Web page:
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Publication numberUS4123681 A
Publication typeGrant
Application numberUS 05/743,441
Publication dateOct 31, 1978
Filing dateNov 19, 1976
Priority dateAug 29, 1974
Publication number05743441, 743441, US 4123681 A, US 4123681A, US-A-4123681, US4123681 A, US4123681A
InventorsMichael L. Barlow
Original AssigneeThe United States Of America As Represented By The Secretary Of The Navy
Export CitationBiBTeX, EndNote, RefMan
External Links: USPTO, USPTO Assignment, Espacenet
Wide band proportional transducer array
US 4123681 A
Abstract
A wide band proportional transducer array including a plurality of active oustic elements. The elements are concentrically mounted to form a conical array. A proportionality constant k is selected to be such that a nearly constant composite array impedence is achieved. The proportionality constant relates to the ratio of the resonant frequencies of adjacent elements and inversely as the ratio to their physical sizes. Another embodiment employs a pair of conical arrays which results in a toroidal beam.
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Claims(2)
What is claimed is:
1. A transducer array comprising:
(a) at least three transducer elements;
(b) each of said elements having a discrete resonant frequency that is different from the discrete resonant frequency of any other of said transducer elements;
(c) said elements being arranged so that the ratio of the resonant frequencies of adjacent elements is substantially constant;
(d) a passive electrical network operatively connected to said transducer elements to provide the electrical drive voltages and currents to each of said transducer elements for operating predetermined elements at their resonant frequencies over said band width;
(e) said ratio is selected to have a predetermined value of about 1.26 such that the composite impedence of said array is about constant over its entire band width;
(f) said elements are arranged to form at least one cone wherein said elements of said at least one cone are of progressively decreasing size and progressively increasing frequency;
(g) the ratio of the heights, diameters and thicknesses of adjacent elements are substantially constant;
(h) the ratio of said frequencies is about inversely proportional to the ratios of said heights, diameters and thicknesses; and
(i) said transducer array is for operating only as a receiver or only as a transmitter at any instant of time.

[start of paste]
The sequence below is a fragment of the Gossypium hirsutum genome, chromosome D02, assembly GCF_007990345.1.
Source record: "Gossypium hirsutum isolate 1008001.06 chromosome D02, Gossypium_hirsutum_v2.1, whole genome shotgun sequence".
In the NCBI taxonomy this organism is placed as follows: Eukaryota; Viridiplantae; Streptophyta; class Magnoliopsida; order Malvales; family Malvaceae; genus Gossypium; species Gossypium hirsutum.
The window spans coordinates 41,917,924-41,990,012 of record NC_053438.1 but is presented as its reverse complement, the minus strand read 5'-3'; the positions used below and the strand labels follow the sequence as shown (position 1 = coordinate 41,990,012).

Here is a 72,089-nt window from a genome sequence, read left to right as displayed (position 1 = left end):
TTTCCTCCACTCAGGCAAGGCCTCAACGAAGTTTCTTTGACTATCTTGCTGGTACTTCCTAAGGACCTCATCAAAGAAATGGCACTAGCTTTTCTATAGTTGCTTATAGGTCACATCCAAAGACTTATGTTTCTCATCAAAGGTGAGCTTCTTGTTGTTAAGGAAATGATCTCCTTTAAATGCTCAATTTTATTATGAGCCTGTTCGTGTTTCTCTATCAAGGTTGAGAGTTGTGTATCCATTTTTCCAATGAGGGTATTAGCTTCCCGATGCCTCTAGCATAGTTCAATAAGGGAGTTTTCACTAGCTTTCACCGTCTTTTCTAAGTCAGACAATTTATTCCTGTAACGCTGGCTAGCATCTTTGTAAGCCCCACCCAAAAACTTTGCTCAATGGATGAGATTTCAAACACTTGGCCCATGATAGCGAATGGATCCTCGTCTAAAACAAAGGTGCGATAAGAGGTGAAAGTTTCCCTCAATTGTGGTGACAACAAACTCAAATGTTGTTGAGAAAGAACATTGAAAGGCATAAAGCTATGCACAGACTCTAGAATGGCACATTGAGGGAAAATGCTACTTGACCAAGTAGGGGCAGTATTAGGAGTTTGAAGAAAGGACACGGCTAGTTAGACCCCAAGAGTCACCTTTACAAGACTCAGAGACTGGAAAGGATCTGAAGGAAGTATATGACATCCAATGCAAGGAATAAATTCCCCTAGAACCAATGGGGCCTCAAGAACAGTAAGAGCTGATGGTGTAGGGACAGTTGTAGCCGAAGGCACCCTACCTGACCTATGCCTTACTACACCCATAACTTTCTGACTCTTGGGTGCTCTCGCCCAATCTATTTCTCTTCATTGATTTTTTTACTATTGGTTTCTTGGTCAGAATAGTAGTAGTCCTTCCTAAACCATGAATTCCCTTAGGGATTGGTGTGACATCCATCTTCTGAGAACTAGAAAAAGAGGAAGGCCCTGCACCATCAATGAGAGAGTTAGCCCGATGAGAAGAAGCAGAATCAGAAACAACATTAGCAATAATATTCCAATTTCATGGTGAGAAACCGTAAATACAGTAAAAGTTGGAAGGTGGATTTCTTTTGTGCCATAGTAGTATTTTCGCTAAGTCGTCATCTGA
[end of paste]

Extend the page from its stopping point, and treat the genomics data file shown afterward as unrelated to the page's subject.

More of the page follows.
2. The array of claim 1 wherein:
(a) said array has a first cone of a plurality of elements and a second cone of a plurality of elements; and
(b) the small ends of said first and second cones being spaced apart and adjacent.
Description

This is a continuation of application Ser. No. 501,918 filed Aug. 29, 1974, now abandoned.

BACKGROUND OF THE INVENTION

1. Field of the Invention

The present invention relates to a transducer array and more particularly to a wide band proportional transducer array.

2. Description of the Prior Art

Prior wide band transducer array systems have employed separate arrays wherein each array required a complicated switching network to achieve operation over a wide range of frequencies. The present invention overcomes this difficulty by providing an array that operates over a wide frequency range without causing a complicated switching network.

SUMMARY OF THE INVENTION

Briefly, the present invention comprises a wide band proportional transducer array including a plurality of active acoustic elements. The elements are concentrically mounted to form a conical array. A proportionally constant k is selected to be such that a nearly constant composite array impedance is achieved. The proportionality constant relates to the ratio of the resonant frequencies of adjacent elements and inversely as the ratio to their physical sizes. Another embodiment employs a pair of conical arrays which results in a toroidal beam.

STATEMENT OF THE OBJECTS OF THE INVENTION

An object of the present invention is to provide a wide band transducer array;

Another object of the present invention is to provide a transducer array that does not require mechanical switching;

Still another object of the present invention is to provide a transducer array that has a relatively constant composite impedence over its frequency range;

Other objects, advantages and novel features of the present invention will become apparent from the following detailed description of the invention when considered in conjunction with the accompanying drawings wherein:

BRIEF DESCRIPTION OF THE DRAWINGS

FIG. 1 is a schematic diagram of a simple cone transducer array embodiment of the present invention;

FIG. 2 is a schematic diagram of a two cone transducer array embodiment of the present invention;

FIG. 3 is an electrical diagram showing the operation of the embodiments of FIGS. 1 and 2; and

FIG. 4 is a group of curves showing the operation of the embodiments of FIGS. 1 and 2.

DESCRIPTION OF THE PREFERRED EMBODIMENT

In FIG. 1 is schematically illustrated one embodiment of the present invention. This embodiment includes a single cone array 11 comprising a plurality of active electro-acoustic transducer elements 13 through 27 which may be piezoelectric elements, for example. In FIG. 2 is illustrated another embodiment of the present invention wherein a two cone array 31 is employed. This array 31 has the elements arrayed in two cones, 33 and 35, that are similar to each other and to the array 11 of FIG. 1. The FIG. 2 array 31 has a physical spacer 37 connecting and physically spacing the two cones 33 and 35 apart. Physical baffles 39 and 41 are respectively connected to the exterior surface of the outer elements of each of the cones 33 and 35. The function of the baffles is to suppress the unwanted side lobes, shown in dotted lines, and allow formation of the toroidal beam 43.